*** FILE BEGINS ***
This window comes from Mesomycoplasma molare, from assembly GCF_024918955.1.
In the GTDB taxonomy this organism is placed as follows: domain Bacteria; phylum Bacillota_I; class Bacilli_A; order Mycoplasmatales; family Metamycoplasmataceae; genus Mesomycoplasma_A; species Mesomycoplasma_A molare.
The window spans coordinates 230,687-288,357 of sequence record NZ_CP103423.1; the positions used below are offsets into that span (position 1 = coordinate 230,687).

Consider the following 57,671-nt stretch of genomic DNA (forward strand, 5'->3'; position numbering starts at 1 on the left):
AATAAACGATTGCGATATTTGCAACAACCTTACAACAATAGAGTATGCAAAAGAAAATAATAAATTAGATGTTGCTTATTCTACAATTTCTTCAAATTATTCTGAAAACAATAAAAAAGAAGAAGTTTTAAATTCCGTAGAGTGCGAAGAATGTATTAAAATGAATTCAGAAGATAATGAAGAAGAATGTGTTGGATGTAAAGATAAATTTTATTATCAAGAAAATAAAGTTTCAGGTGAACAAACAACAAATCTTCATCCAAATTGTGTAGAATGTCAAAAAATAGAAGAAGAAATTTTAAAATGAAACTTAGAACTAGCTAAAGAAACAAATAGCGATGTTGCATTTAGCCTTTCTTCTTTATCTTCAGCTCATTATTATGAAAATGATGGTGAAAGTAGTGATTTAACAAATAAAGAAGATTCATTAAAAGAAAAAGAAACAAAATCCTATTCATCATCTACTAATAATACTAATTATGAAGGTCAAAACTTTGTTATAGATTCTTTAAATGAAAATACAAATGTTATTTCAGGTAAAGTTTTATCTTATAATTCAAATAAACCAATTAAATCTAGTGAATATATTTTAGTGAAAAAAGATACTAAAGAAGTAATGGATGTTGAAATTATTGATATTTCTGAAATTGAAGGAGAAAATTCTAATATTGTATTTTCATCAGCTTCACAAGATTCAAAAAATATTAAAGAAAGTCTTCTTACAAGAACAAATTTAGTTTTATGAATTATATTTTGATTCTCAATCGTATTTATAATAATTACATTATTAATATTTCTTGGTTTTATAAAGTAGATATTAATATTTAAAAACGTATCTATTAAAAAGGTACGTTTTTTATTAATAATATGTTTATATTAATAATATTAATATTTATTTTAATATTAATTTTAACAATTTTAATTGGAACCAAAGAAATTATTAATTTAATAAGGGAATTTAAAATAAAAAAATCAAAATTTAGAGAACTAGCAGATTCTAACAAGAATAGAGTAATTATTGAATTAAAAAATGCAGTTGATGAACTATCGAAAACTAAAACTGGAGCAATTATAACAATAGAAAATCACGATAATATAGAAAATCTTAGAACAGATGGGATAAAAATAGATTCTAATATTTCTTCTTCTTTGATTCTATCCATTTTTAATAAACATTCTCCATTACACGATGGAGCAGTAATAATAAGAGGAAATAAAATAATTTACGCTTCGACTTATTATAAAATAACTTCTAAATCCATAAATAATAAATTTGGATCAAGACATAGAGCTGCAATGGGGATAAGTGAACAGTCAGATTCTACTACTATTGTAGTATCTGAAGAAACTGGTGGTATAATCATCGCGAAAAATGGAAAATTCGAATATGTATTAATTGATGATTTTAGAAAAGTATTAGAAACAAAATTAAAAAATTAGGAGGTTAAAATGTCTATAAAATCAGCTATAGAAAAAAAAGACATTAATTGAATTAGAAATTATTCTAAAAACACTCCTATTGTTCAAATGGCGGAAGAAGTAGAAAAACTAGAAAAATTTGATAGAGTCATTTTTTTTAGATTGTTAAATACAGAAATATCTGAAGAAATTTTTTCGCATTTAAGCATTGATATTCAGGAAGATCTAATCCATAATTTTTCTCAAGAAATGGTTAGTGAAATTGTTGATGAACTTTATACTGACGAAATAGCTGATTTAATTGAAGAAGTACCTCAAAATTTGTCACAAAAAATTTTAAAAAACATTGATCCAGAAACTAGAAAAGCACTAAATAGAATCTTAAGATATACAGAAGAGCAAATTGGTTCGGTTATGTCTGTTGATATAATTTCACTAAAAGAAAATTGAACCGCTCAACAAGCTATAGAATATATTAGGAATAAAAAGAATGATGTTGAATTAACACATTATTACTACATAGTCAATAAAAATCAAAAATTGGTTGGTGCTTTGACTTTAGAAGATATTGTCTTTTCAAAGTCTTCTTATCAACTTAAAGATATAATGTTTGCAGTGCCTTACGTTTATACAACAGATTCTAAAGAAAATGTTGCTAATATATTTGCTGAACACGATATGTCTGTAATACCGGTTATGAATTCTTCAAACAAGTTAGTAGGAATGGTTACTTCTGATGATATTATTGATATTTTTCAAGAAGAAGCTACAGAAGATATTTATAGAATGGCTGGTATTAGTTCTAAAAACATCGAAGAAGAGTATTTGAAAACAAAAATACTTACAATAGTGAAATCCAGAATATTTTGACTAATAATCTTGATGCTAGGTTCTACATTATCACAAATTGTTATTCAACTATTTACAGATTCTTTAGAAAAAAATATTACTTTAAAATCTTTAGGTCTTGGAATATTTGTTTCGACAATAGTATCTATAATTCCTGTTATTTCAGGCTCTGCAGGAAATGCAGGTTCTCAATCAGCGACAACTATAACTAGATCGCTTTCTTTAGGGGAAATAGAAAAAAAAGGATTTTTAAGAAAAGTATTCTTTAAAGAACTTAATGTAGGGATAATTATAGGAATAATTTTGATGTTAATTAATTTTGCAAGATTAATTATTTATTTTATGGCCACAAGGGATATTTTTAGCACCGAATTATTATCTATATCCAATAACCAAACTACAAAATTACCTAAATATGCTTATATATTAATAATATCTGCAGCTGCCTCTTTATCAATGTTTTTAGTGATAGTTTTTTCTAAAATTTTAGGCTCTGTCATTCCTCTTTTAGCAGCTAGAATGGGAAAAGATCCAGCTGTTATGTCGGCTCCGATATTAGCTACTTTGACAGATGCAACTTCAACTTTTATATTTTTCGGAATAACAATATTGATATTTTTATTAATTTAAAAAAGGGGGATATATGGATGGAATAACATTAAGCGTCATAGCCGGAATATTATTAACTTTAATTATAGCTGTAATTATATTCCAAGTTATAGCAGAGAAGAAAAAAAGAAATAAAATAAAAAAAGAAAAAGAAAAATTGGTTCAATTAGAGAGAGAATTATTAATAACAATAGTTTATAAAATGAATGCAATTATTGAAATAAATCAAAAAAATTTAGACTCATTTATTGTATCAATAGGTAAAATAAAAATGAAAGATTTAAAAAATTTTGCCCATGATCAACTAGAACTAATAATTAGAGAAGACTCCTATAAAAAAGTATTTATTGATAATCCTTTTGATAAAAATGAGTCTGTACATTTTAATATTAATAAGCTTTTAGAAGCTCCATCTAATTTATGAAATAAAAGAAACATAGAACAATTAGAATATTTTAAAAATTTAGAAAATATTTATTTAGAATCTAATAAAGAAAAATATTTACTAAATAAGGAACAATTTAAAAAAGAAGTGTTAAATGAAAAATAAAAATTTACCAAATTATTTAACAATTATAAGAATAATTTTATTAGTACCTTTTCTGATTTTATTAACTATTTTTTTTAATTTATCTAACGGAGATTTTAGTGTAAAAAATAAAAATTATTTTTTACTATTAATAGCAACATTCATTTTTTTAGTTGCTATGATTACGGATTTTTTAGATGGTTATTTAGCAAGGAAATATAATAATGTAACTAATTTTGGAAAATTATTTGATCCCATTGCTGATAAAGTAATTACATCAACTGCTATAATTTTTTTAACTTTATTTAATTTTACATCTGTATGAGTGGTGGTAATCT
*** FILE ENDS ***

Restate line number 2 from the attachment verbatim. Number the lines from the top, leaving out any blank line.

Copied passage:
In the GTDB taxonomy this organism is placed as follows: domain Bacteria; phylum Bacillota_I; class Bacilli_A; order Mycoplasmatales; family Metamycoplasmataceae; genus Mesomycoplasma_A; species Mesomycoplasma_A molare.